New Guide Will Document Yangtze's Unique Fish Resources

The world’s largest freshwater fish makes its home in China’s Yangtze River. At least we hope it still does. Adult Chinese paddlefish have not been caught in the Yangtze since 2003, leading some to believe this ancient fish may be extinct.

The paddlefish is one of about 140 species of fish that are endemic to the Yangtze, meaning they are found nowhere else in the world. If we can’t protect them there, they will vanish forever.

Many of these endemic fish and the other approximately 210 species found in the Yangtze River feed millions of people and are important to China’s economy. But their populations are declining due to pollution, overfishing, hydropower projects and invasive species.

The Nature Conservancy is working with scientists in China to develop an updated guide to the fish in the Yangtze River. The most recent, comprehensive Yangtze fish guide was published in the 1970s, and much has changed over the past 30 years.

“When it is completed, this new guide will be a valuable resource for government agency staff, academic faculty and students, and conservation organizations like The Nature Conservancy,” said Sun Xiaoming, the Conservancy’s Yangtze River project assistant.

“We also believe it will help improve the public’s awareness of the Yangtze River and its unique fish resources and, we hope, arouse public concern about their plight and enthusiasm for protecting them.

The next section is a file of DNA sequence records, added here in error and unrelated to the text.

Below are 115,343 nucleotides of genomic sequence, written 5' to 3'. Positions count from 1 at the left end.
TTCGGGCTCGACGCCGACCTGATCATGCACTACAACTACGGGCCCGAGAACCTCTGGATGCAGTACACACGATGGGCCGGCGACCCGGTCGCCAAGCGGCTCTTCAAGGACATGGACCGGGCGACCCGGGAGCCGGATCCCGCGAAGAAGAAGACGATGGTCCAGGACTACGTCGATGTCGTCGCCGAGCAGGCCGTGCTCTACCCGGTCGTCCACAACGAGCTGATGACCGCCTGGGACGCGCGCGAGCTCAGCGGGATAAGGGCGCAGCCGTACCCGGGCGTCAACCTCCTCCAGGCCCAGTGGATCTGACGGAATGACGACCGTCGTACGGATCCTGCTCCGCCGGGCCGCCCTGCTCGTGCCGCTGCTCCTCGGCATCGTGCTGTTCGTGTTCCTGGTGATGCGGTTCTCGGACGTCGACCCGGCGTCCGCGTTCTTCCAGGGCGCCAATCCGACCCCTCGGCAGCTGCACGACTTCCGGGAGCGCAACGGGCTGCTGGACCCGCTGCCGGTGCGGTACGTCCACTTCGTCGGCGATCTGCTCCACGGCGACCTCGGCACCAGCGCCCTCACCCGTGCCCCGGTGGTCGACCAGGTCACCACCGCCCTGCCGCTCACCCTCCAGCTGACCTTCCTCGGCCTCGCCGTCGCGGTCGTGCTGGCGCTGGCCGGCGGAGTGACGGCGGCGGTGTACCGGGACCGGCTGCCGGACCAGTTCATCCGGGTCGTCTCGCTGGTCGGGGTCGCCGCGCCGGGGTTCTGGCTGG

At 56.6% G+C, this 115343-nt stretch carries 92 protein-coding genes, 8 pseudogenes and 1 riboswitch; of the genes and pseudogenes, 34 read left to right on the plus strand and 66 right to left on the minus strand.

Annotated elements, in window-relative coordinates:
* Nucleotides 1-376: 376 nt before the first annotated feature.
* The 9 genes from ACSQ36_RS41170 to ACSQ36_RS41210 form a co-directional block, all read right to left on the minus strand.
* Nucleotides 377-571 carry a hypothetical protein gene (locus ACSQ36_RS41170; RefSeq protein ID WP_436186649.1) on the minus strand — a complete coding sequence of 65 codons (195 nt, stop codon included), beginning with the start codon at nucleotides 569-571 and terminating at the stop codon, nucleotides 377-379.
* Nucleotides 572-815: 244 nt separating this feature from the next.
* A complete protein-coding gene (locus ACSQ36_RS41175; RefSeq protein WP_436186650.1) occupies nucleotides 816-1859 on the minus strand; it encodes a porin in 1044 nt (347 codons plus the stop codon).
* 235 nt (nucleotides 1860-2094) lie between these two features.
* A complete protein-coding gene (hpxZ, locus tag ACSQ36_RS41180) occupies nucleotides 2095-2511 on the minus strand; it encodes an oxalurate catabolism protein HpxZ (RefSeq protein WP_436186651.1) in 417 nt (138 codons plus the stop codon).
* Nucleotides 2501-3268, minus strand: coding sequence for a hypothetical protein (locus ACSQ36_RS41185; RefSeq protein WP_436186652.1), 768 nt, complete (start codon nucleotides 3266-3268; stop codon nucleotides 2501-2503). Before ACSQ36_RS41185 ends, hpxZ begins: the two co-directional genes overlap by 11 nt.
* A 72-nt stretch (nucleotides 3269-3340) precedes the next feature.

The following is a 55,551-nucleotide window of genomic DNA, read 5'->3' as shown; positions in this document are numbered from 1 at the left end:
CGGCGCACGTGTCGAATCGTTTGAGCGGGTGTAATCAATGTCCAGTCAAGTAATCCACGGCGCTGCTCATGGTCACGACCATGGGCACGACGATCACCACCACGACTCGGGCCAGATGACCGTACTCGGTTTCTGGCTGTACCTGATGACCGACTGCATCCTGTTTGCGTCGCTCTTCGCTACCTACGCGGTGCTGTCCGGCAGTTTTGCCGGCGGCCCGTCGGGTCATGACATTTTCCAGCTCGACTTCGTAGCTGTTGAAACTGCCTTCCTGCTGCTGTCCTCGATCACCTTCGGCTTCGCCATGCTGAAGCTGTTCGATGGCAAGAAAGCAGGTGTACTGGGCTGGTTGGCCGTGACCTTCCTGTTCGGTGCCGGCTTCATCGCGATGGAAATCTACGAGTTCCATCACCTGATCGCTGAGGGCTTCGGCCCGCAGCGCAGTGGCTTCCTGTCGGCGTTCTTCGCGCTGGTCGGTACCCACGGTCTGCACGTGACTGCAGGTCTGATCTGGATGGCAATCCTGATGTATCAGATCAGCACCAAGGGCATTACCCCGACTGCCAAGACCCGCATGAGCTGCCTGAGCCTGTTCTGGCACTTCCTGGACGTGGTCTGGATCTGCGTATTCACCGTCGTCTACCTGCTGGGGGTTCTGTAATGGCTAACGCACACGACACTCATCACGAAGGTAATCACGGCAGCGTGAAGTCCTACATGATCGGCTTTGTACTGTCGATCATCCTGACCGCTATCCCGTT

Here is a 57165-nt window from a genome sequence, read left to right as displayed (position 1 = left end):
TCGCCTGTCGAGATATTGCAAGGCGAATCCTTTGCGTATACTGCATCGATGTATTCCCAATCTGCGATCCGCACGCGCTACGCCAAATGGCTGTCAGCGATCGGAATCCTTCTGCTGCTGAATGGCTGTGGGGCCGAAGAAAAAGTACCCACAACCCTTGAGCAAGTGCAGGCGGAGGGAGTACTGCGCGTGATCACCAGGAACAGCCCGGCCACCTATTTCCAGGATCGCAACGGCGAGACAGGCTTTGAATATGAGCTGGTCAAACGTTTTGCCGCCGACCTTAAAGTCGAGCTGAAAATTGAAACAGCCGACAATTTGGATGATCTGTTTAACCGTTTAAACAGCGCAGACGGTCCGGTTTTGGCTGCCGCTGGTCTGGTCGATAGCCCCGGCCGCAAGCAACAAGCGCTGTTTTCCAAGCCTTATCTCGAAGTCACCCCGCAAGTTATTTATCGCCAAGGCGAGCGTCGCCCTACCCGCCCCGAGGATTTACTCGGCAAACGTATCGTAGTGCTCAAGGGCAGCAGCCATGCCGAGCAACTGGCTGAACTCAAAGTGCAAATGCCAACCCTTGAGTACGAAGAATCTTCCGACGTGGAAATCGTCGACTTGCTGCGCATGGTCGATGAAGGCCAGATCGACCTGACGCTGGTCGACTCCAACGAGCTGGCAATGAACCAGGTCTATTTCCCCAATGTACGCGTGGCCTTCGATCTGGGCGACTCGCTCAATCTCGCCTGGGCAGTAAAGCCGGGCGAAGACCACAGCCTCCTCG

The guide will contain information in Chinese and English on the biology, habitat requirements and distribution of approximately 100 rare and endemic fish species along with a photo. Information on the first 50 fish will be published in a report by July 2009. The final guide is expected to be available in 2011.

The fish guide is just one aspect of the Conservancy’s work with the Chinese government, scientists, hydropower companies and other partners to promote sustainable water management on the Yangtze River. More information about the Conservancy’s work on the Yangtze and future updates on the fish guide can be found on the Conservancy’s China website.

Support our efforts in China.

Donate online now to help us protect China's natural resources

Thank you for helping to save the Last Great Places on Earth


Stay Updated

Learn about the places you love and find out how you can help by signing up for Nature eNews.

I'm already on the list Read our privacy policy

Thank you for joining our online community!

We'll be in touch soon with more Nature Conservancy news, updates, and exciting stories.